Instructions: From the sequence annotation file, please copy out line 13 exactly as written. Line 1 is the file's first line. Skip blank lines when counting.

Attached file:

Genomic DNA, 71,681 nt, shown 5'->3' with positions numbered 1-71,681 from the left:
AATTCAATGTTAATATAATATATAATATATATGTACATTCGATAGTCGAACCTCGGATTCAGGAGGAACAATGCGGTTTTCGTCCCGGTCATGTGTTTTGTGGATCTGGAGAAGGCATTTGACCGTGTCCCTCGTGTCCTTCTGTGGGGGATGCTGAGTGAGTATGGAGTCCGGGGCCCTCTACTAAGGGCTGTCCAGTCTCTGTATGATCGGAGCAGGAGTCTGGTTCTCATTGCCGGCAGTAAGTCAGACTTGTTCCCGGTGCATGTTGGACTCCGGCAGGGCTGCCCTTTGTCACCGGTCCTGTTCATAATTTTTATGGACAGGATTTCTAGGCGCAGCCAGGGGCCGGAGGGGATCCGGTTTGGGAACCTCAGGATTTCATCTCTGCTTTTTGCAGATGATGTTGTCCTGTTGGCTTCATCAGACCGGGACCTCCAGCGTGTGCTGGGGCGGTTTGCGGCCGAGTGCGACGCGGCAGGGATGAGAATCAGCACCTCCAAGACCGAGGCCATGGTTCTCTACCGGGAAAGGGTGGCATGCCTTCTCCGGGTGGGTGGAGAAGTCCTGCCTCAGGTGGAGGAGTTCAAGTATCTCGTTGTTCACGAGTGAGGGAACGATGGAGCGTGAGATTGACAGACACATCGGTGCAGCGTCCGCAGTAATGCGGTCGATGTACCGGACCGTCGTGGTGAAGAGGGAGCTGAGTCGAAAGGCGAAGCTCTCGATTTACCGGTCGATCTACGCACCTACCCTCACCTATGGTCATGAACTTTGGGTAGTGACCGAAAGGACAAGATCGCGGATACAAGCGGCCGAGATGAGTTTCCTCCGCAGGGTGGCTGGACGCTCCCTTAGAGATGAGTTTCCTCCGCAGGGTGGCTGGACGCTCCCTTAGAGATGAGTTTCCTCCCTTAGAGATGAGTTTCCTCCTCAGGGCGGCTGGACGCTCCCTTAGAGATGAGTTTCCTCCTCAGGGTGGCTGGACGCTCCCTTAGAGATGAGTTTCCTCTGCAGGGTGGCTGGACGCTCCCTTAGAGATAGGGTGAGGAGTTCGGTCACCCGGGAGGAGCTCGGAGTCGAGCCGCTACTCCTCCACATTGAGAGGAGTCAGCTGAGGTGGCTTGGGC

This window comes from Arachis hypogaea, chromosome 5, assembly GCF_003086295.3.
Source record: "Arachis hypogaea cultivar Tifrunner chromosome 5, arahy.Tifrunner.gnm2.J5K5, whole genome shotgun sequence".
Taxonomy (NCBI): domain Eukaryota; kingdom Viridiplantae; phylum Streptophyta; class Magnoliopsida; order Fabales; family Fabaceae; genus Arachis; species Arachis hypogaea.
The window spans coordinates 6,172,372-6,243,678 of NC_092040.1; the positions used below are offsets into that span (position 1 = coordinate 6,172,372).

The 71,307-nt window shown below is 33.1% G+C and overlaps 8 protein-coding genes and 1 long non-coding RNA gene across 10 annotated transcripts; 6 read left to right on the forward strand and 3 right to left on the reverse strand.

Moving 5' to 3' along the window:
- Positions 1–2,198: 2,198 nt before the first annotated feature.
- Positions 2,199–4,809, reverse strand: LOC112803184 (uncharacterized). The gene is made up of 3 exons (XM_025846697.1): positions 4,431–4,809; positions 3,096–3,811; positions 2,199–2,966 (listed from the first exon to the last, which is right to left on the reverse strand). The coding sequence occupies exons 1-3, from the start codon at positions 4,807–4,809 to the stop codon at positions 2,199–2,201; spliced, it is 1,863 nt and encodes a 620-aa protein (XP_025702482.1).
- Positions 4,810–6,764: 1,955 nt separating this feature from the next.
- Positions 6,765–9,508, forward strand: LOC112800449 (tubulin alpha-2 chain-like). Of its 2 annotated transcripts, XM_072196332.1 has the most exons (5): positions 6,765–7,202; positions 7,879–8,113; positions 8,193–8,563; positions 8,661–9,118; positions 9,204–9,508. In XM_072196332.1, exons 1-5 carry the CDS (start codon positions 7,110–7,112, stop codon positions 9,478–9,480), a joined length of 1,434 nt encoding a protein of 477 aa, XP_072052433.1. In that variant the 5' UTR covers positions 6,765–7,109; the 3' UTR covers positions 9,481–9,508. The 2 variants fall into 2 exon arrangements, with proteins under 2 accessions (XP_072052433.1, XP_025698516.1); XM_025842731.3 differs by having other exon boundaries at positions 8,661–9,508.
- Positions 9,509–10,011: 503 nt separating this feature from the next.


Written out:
- Positions 9,509–10,011: 503 nt separating this feature from the next.